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When to Capitalize 'Earth'

Figuring out when to capitalize the word "earth" isn't always straightforward.

By
Mignon Fogarty
3-minute read
The Quick And Dirty

Different style guides make different recommendations about when to capitalize the word "earth," but in general, you capitalize it when you're using it in a scientific context as the name of our planet and keep it lowercase when you're using it metaphorically and in idioms.

It's the name of our planet, and we capitalize names because they're proper nouns, right? Well, the names of other planet names, like Mars and Venus, are always capitalized because they're names of specific places, but people treat “earth” differently and don't always capitalize it.

You can tell this one is tricky because the AP Stylebook Q&A section has a lot of questions about whether to capitalize the word "earth" in different situations. In other words, even though they have an entry explaining their rules, people still wonder if they are doing it right.

Here's the deal. 

'Earth' as dirt

First, when you are using the word “earth” to refer to dirt, it's lowercase, of course.

'Earth' as the proper name of a planet

Second, when "Earth" is listed along with other planet names, it's always capitalized. For example, "Earth" and "Mars" are capitalized in this recent teaser from the New York Times:

NASA’s Ingenuity, a small robotic helicopter, took its initial flight over Mars on Monday making history as the first powered aircraft from Earth to fly on another planet.

Both The Chicago Manual of Style and the AP Stylebook say to capitalize "Earth" when it's being used as the proper name of our planet in this way and in this kind of scientific context, whether it's listed alongside other planets or not. 

'Earth' in other uses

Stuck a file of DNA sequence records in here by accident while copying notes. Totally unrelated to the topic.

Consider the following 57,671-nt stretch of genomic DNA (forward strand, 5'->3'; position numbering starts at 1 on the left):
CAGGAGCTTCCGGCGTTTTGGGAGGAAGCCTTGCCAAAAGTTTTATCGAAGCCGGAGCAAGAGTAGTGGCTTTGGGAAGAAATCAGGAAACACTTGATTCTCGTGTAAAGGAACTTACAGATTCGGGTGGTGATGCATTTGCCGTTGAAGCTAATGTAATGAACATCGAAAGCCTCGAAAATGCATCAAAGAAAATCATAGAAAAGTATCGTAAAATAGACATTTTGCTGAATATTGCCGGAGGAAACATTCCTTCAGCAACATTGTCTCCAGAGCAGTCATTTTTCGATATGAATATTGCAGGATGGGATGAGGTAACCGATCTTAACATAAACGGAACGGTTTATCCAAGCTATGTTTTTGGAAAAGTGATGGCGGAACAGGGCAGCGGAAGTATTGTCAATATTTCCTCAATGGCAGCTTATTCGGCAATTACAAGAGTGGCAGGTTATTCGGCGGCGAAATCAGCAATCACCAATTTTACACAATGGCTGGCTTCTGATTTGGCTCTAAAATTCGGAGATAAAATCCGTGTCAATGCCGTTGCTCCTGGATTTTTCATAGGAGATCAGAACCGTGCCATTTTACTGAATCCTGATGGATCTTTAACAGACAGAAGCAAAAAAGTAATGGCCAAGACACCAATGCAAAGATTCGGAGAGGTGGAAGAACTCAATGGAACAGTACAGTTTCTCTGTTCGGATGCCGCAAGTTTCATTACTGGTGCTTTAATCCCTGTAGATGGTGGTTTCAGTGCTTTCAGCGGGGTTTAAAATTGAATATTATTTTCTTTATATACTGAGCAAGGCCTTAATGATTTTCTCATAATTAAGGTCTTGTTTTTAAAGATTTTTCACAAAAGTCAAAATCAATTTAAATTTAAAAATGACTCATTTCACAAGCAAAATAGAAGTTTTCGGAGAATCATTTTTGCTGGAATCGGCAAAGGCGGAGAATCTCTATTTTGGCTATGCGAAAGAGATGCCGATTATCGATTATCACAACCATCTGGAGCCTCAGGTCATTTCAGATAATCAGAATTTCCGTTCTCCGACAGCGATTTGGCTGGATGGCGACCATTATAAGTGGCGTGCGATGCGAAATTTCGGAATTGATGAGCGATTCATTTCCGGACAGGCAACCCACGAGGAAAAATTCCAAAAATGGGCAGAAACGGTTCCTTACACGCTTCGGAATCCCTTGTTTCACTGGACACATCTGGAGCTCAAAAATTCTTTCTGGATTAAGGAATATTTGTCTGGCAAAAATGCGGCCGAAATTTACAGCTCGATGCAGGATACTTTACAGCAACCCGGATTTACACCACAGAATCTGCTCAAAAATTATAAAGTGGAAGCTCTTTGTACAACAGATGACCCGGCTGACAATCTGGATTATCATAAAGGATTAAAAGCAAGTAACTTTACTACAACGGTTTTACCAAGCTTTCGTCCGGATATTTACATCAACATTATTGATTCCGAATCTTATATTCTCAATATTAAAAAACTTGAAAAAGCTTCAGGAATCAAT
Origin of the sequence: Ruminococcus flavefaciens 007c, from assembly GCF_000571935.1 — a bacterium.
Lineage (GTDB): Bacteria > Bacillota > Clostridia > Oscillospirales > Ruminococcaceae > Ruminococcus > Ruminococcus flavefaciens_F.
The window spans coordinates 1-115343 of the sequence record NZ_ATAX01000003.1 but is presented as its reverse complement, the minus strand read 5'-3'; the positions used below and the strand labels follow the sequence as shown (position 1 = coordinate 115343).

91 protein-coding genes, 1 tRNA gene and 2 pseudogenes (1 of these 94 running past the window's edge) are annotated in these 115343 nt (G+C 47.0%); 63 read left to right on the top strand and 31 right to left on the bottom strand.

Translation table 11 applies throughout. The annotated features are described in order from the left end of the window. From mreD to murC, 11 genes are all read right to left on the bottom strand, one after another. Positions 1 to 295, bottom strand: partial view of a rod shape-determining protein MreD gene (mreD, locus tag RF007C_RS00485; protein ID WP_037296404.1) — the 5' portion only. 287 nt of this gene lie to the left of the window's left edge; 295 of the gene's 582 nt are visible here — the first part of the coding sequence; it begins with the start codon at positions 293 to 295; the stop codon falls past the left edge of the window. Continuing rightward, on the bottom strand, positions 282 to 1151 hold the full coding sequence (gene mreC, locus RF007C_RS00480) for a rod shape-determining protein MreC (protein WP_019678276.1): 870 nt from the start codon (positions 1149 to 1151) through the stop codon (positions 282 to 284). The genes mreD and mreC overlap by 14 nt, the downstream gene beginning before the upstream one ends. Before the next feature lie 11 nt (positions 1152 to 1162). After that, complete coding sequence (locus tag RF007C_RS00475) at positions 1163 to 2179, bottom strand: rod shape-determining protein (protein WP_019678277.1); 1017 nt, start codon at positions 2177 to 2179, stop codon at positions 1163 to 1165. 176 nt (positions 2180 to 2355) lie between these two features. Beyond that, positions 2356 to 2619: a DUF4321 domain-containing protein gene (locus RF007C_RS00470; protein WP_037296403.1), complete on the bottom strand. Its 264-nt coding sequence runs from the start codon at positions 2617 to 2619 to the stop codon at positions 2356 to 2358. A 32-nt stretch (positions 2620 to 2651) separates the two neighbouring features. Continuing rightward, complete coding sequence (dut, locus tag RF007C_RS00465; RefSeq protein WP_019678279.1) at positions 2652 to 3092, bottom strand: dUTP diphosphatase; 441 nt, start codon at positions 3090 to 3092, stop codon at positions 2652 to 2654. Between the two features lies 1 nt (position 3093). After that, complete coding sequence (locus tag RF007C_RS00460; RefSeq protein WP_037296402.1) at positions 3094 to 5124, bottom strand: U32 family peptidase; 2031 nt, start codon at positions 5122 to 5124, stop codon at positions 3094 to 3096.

But finally … they both say to keep it lowercase in "other uses," such as when it's being used "in nontechnical contexts," "casual contexts," and "in idioms."

For example, they both say you'd keep it lowercase in examples such as moving "heaven and earth" to make something happen, describing someone as "down-to-earth," or asking "where on earth" someone has been, presumably because you're using "earth" as more of a metaphor than a reference to the actual planet.

Examples of idioms in which "earth" is lowercase: "move heaven and earth," "down-to-earth," "earth-shattering," "salt of the earth," and "where on earth."

But even that isn't straightforward. For example, Chicago says to keep "earth" lowercase when you put the word "the" in front of it, as in "The earth is definitely round," while the AP Stylebook has examples of keeping it capitalized when used in a scientific context even when it has the word "the" in front of it, as in "The most abundant minerals in the Earth's crust are feldspars."

To sum up, capitalize "earth" when it's clearly a reference to the planet, especially when it's listed along with other planet names, which are always capitalized. Keep it lowercase when it's being used more generally and in idioms when it's being used more metaphorically. If you have to follow a style guide, know what that style guide recommends. And finally, "earth" is also a good word to add to your personal or house style guide, with examples of when you prefer to capitalize it and when you prefer to keep it lowercase because it can be hard to remember and in some situations, it could go either way.

Image courtesy of Shutterstock.

About the Author

Mignon Fogarty

Mignon Fogarty is the founder of Quick and Dirty Tips and the author of seven books on language, including the New York Times bestseller "Grammar Girl's Quick and Dirty Tips for Better Writing." She is an inductee in the Podcasting Hall of Fame, and the show is a five-time winner of Best Education Podcast in the Podcast Awards. She has appeared as a guest expert on the Oprah Winfrey Show and the Today Show. Her popular LinkedIn Learning courses help people write better to communicate better.